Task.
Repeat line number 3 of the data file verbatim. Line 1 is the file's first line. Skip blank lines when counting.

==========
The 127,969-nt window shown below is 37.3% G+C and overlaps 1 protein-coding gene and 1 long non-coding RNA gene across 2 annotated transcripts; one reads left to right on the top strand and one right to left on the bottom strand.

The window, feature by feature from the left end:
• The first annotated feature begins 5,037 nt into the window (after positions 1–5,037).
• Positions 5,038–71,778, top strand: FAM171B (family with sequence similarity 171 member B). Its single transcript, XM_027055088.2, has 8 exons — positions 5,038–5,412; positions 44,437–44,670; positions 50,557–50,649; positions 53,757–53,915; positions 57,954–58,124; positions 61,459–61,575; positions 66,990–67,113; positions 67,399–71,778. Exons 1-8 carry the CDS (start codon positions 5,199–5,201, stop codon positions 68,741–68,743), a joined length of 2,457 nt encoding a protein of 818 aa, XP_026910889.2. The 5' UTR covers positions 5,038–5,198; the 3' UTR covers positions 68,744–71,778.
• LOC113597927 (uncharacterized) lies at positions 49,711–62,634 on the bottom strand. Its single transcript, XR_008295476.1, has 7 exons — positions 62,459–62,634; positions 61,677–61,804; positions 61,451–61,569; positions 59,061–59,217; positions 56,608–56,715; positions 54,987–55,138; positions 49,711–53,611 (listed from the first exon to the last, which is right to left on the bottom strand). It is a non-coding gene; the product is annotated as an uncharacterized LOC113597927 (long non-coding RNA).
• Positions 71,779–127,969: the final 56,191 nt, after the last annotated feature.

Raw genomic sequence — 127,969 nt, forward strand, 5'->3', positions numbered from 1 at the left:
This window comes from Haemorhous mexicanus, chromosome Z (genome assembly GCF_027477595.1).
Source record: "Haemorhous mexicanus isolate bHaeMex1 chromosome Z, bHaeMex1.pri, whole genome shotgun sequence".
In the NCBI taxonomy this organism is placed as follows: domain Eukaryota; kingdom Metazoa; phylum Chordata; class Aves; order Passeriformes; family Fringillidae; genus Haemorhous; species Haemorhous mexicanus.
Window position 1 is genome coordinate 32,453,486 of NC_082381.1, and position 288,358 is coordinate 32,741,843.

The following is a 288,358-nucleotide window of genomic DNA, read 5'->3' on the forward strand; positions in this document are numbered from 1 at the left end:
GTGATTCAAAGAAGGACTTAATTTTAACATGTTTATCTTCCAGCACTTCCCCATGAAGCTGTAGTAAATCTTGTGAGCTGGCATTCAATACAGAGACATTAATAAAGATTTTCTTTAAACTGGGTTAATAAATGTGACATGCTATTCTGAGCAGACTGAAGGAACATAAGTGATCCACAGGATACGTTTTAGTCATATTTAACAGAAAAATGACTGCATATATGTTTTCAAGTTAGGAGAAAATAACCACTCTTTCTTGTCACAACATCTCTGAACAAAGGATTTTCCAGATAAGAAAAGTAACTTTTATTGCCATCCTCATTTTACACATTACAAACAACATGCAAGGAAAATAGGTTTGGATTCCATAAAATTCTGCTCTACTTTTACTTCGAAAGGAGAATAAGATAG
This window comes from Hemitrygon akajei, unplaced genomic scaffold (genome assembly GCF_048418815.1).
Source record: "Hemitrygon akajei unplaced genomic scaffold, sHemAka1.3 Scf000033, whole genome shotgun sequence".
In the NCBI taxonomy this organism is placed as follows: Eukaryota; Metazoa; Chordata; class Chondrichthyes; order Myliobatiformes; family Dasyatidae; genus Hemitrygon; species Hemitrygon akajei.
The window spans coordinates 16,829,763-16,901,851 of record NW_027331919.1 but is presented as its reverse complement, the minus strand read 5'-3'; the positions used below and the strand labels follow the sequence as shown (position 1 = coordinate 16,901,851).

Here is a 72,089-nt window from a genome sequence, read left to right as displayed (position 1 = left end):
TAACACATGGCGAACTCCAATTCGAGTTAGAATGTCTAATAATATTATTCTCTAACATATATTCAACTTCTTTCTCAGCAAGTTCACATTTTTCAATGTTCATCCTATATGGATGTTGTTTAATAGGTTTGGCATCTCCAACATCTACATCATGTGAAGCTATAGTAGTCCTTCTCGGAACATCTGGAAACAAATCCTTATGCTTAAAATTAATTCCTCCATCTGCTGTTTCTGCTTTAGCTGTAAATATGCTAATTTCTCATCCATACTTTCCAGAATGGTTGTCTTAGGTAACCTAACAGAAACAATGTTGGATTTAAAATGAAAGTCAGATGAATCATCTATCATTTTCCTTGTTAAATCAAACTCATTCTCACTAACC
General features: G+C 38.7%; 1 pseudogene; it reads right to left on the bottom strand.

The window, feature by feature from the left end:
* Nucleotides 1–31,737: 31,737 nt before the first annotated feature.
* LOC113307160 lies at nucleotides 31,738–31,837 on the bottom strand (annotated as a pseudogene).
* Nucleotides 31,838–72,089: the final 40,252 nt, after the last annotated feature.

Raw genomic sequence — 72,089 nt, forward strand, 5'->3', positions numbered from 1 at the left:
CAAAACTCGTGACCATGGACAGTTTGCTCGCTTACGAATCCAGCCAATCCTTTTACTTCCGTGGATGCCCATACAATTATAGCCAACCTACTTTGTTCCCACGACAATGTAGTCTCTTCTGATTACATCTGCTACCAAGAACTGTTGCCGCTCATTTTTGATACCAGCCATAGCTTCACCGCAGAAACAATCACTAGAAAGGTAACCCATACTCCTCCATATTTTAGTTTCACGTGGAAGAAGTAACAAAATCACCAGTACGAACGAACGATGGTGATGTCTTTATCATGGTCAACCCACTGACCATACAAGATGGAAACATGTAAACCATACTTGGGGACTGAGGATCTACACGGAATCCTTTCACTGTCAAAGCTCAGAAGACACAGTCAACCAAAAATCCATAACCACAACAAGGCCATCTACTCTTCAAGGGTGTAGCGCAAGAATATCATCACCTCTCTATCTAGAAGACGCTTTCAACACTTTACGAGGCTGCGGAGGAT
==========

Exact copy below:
• The first annotated feature begins 5,037 nt into the window (after positions 1–5,037).